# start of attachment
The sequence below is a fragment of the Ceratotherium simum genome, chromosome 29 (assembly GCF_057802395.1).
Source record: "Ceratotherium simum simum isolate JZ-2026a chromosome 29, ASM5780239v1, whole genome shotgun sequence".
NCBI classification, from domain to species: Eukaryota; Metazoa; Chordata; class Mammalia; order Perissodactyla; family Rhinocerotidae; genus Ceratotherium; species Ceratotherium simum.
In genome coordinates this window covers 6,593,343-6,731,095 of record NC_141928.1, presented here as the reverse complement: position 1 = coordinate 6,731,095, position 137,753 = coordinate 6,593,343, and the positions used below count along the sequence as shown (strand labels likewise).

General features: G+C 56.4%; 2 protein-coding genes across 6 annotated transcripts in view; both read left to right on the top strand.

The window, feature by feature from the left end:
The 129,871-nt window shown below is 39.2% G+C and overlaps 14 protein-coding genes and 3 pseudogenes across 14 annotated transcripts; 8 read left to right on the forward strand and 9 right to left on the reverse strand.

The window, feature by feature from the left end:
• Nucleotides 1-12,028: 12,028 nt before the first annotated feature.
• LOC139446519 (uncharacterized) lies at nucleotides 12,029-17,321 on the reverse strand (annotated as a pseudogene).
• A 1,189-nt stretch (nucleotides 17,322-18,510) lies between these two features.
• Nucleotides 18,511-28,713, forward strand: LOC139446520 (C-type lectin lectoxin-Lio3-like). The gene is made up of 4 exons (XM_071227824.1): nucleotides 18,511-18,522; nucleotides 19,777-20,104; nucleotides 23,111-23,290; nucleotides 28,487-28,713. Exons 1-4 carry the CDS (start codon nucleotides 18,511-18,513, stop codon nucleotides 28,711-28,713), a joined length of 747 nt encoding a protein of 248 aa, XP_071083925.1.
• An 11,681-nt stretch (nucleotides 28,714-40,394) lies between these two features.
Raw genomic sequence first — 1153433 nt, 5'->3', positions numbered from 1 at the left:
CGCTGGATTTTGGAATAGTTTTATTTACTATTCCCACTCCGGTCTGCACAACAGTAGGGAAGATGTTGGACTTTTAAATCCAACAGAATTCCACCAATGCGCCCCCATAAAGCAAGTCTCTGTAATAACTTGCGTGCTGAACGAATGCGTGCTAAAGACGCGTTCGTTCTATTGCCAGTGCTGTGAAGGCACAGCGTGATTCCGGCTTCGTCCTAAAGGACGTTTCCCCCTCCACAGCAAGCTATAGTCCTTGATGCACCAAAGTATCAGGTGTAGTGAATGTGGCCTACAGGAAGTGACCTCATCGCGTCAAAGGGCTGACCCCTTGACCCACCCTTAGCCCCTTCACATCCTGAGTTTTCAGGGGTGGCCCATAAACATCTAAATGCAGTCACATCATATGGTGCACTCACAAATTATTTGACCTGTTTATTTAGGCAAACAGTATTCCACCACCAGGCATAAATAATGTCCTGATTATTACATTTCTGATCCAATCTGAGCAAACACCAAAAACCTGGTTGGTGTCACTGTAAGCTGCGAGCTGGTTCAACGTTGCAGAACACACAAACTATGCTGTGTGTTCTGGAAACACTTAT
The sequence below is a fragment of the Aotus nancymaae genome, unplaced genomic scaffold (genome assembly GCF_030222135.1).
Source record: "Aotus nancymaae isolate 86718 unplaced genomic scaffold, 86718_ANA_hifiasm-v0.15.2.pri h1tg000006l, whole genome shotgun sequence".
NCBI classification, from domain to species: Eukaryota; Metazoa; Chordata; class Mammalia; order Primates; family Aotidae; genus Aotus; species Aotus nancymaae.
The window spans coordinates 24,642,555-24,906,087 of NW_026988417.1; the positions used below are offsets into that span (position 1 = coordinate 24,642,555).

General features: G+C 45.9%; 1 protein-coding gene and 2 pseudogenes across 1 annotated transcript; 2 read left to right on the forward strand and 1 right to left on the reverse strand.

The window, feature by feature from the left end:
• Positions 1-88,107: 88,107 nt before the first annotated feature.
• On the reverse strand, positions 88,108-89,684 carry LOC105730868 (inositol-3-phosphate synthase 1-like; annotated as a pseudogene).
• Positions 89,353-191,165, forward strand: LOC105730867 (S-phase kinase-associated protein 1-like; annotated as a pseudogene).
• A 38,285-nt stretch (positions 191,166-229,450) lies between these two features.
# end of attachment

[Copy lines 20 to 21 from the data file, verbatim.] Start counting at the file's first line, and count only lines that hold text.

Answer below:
General features: G+C 45.9%; 1 protein-coding gene and 2 pseudogenes across 1 annotated transcript; 2 read left to right on the forward strand and 1 right to left on the reverse strand.

The window, feature by feature from the left end: